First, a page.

Creepy clowns, the ones with squirting flowers — not flags — on their lapels, are becoming a scourge across the country.

From Virginia to Florida to Ohio, police are getting calls about threatening men dressed up as clowns luring children into the woods with money, running around with machetes, pipes, knives or even guns and generally scaring the bejesus out of everybody.

OK, weird, but is it really a national concern?

During a news conference, a Bloomberg reporter asked White House press secretary Josh Earnest if President Obama was aware of the clown reports and associated arrests. Earnest said he did not know if the president had been briefed on creepy clowns, and deferring to the FBI and Department of Homeland Security on the jester specifics.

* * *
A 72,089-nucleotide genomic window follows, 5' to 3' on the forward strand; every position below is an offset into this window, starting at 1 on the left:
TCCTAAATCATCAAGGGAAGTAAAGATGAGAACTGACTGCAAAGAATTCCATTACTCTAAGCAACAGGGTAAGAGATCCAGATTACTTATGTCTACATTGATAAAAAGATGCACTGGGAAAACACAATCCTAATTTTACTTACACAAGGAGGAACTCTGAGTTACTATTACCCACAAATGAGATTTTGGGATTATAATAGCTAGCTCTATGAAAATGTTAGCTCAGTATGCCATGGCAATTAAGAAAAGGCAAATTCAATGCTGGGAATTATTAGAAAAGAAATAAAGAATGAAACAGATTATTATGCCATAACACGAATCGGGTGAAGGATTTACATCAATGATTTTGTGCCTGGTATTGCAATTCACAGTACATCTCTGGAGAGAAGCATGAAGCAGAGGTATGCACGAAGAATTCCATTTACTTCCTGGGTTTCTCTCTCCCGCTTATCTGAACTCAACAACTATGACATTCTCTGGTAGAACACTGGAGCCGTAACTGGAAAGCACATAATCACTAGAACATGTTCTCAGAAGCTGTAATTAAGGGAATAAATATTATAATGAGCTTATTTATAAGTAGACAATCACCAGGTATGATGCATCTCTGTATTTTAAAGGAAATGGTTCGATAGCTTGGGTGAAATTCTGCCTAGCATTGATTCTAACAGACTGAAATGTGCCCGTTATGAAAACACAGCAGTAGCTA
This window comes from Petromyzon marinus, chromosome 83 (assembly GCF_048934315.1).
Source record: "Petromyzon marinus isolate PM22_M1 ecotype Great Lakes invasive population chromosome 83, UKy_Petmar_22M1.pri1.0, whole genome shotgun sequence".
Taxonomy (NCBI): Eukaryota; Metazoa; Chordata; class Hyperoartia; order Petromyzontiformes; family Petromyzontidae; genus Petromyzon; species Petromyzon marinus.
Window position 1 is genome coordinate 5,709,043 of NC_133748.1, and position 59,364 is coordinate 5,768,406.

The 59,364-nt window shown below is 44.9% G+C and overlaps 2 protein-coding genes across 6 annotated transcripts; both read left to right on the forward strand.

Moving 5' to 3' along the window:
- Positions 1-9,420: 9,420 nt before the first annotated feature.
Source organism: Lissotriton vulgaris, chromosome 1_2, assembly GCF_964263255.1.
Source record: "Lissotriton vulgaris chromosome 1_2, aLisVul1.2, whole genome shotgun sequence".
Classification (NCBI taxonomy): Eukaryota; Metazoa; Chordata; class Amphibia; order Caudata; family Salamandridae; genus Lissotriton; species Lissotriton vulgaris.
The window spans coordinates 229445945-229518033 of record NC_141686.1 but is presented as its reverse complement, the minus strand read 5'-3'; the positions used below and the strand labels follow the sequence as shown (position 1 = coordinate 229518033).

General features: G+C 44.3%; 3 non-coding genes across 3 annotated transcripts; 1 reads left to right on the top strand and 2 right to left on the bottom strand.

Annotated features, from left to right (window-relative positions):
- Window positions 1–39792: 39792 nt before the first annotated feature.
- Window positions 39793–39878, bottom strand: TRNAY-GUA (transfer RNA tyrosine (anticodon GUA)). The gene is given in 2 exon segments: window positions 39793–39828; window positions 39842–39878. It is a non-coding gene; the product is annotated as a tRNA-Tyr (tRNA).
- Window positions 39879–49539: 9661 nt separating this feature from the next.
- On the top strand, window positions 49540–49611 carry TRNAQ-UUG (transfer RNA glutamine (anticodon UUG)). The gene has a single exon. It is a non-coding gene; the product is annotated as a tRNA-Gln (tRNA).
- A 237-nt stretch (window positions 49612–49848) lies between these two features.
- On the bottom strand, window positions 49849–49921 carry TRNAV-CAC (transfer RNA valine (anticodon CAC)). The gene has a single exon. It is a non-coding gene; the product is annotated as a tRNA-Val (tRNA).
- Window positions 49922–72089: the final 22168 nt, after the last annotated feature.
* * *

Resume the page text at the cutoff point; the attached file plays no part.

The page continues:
What’s going on with this clown obsession? The clowns of my childhood weren’t scary. They were happy, like this guy:


Bozo the Clown


Did I completely miss that 50 years ago? In my mind, back then, if Bozo showed up in a van and offered candy to get in, I’d have gone for the candy. I mean, what if there was candy in the van?

I was cool with clowns until this guy showed up:


This is Pogo the Clown, better know as John Wayne Gacy. Back in the 1970s, he killed 33 teenage boys and young men in Illinois. One of his lures was “the handcuff trick.” You can figure out what that was, and that it wasn’t a good idea to let him do that to you. But we don’t have to worry about him anymore. He was executed in 1994.

By the time Stephen King released “It,” his killer clown story, in the mid-’80s, I realized that a lot of the greasepaint guys and gals were creepy.

Then clown porn came along the whole clown concept was over as far as I was concerned.

Anyway, King is telling us to relax:

But, really, why is everyone freaking out over clowns in 2016? What has happened on the national scene that has gotten people so upset they’re spotting dangerous clowns all over the country?